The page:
Abaeva Liubov Lubsanovna
Professor, Department of Philosophy, Cultural Anthropology and Religious Studies, Institute of Mongolian, Buddhist and Tibetan Studies, Siberian Branch of Russian Academy of Sciences


In the Buryat tradition (and in the Mongolian as well), “shamans” were not pure shamans in the classical sense of the word. Those involved with medical affairs were considered mediums between the lower sphere of the Eternal Blue Sky (Khukhe Monke Tengeri) and land inhabitants. Eternal Blue Sky worship was a traditional religious belief of Mongolians. Cross-cultural influences with the neighboring Tunguso-Manchurian people, whose religious traditions may be identified as classical forms of shamanism, introduced the ideas of ‘shaman’ and ‘shamanism’ to the Mongols.

It is now known that the Mongols, before adopting Buddhism, were followers of the Tengrianic religious system and had rituals similar to the shamanic rituals of the Evenks and Manchus. The mediators between people and local deities and different protectors in the Buryat tradition were called boo (male) and udagan (female). In the classical form of shamanism among the Evenks (the Tungusians), a mediator is called cam, and the Manchu term, saman. Evidence accumulated over the past thirty-five years indicates that the term and phenomenon of ‘shamanism’ in the context of the Buryat religious traditions is based on an anthropological mistake of labeling the rituals of the Buryat, Evenks, and Manchus traditions under a single umbrella term “shamanism.” This oversight is the result of the European missionaries’ ignorance of indigenous people’s lifestyle, ethnicity, etc. Regardless of technical issues with the nomenclature, I will use ‘shamanism’ and related terms because they are already established in the cultural anthropology field.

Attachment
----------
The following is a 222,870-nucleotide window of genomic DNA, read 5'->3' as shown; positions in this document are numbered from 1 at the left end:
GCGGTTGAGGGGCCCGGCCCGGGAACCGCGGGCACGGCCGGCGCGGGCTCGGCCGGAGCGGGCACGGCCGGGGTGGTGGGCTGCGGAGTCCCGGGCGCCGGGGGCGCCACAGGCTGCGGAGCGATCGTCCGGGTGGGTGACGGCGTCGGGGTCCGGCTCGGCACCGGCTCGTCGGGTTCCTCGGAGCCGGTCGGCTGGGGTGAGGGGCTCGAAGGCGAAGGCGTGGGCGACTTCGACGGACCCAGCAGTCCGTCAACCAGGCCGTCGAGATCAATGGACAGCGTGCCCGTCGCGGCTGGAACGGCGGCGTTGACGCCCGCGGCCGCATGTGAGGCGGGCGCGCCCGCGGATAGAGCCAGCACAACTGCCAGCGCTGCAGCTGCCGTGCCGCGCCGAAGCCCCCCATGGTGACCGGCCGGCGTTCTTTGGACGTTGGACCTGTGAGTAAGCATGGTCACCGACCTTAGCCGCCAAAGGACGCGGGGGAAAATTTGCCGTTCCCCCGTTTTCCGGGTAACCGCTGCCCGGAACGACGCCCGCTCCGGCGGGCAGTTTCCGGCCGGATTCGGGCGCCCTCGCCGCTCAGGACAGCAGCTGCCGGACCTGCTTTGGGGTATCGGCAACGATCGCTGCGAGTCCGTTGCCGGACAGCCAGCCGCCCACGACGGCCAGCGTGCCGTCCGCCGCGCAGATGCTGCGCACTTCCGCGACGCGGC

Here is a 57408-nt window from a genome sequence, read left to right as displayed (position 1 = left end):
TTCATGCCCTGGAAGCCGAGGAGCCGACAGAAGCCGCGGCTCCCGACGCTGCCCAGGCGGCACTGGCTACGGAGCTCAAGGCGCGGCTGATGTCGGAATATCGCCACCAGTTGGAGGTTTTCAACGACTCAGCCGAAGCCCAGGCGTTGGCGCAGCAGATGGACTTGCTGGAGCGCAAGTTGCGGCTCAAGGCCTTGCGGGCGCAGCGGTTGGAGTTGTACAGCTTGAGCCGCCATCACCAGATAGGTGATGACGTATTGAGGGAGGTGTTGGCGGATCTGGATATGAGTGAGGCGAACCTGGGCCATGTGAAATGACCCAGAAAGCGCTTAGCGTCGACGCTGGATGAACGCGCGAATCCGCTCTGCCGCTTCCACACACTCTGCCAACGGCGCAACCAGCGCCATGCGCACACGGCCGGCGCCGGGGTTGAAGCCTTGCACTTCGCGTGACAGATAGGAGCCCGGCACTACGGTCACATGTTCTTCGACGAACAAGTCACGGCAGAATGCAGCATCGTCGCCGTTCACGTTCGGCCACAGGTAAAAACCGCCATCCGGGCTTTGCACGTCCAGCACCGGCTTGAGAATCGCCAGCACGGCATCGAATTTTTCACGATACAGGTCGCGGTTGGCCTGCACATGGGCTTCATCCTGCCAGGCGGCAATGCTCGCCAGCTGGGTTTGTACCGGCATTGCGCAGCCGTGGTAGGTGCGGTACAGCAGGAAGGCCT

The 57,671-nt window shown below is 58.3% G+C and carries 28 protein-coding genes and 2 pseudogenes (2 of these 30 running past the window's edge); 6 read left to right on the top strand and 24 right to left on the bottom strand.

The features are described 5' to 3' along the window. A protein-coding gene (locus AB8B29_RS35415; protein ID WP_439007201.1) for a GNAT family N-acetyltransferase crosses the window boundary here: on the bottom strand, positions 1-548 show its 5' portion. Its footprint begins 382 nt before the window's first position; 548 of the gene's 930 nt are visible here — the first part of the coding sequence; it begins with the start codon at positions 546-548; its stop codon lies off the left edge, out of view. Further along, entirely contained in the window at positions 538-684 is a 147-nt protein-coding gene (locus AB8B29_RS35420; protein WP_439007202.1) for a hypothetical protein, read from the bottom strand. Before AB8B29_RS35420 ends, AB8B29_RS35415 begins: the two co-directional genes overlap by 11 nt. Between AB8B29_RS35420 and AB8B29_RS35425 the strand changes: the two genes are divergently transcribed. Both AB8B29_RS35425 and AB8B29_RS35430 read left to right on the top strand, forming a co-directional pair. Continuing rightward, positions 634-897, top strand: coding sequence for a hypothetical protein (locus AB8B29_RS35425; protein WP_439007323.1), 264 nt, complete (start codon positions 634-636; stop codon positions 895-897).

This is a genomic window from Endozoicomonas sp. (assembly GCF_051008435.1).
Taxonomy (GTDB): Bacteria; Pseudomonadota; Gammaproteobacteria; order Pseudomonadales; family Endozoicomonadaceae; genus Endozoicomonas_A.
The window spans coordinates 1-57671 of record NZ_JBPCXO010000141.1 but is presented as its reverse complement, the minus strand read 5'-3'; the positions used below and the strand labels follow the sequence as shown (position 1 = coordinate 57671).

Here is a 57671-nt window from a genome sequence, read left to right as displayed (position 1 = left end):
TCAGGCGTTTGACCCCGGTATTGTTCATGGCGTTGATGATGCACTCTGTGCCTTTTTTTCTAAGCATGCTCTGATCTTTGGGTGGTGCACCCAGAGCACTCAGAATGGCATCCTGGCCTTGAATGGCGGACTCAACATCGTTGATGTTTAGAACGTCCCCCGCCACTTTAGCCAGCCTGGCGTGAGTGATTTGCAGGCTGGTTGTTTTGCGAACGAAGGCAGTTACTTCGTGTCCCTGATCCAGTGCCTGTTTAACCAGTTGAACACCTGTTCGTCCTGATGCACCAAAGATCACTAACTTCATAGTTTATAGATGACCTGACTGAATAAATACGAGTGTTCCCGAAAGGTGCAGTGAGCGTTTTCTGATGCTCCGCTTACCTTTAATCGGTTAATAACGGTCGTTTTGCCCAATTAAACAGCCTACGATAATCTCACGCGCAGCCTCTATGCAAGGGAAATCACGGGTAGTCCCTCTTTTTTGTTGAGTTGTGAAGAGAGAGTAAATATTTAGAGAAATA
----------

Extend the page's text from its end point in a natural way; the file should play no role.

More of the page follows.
Buryat Healing Rituals

Buryat healing rituals in so-called shamanic culture developed mainly from popular Buryat folk medicine. The healing ceremonies are fixed and subdivided into rituals connected to the psychological state of the patient and those related to the physiological state of the patient. Rituals related to psychology include calling to the spirit of a yet-to-be-conceived baby of infertile parents, pacifying mentally ill patients, and extending a patient’s life cycle. Physiological rituals are for treating internal disease, exchanging the life of a patient with the life of an animal, trimming a patient’s hair at a predetermined age, etc.

In Buryat beliefs, the Eternal Blue Sky is a Universal Supreme deity on which everyone’s life and health depends and the shaman is an intermediary between heaven and earth. So, the shaman per forming the healing ceremonies and rituals is possessed with special transcendental abilities or can enter a transcendental state during rituals.

Rituals to treat general malaise or to target specific internal diseases involve covering the patient with the warm internal organs of a specially butchered animal, often a sheep or horse, and wrapping the organs against the body of the patient with the animal’s hide. For example, to treat liver disease, the shaman would place the warm liver of a just slaughtered sheep on the patient and then wrap the organ against the patient’s body using the sheep’s hide.

Rituals to induce pregnancy in women having trouble with conception involved presenting gifts—usually white dairy products to symbolize heavenly origins—to the deities, reading prayers, and attaching color tape to tree branches. Through the ritual, the winds inform the gods of the patient’s desire to have a child.

Another kind of ritual is for the health of an entire family. In these cases, the shaman would select one animal from the family’s herds—usually a goat or horse—and attach sacral tape to the back of the animal. Once the animal goes through the ritual, it is considered sacred, and the family is no longer allowed to use it for work or other economic gain.

The healing rituals presented here are just a few of a larger and quite varied repertoire of traditions used by Buryats.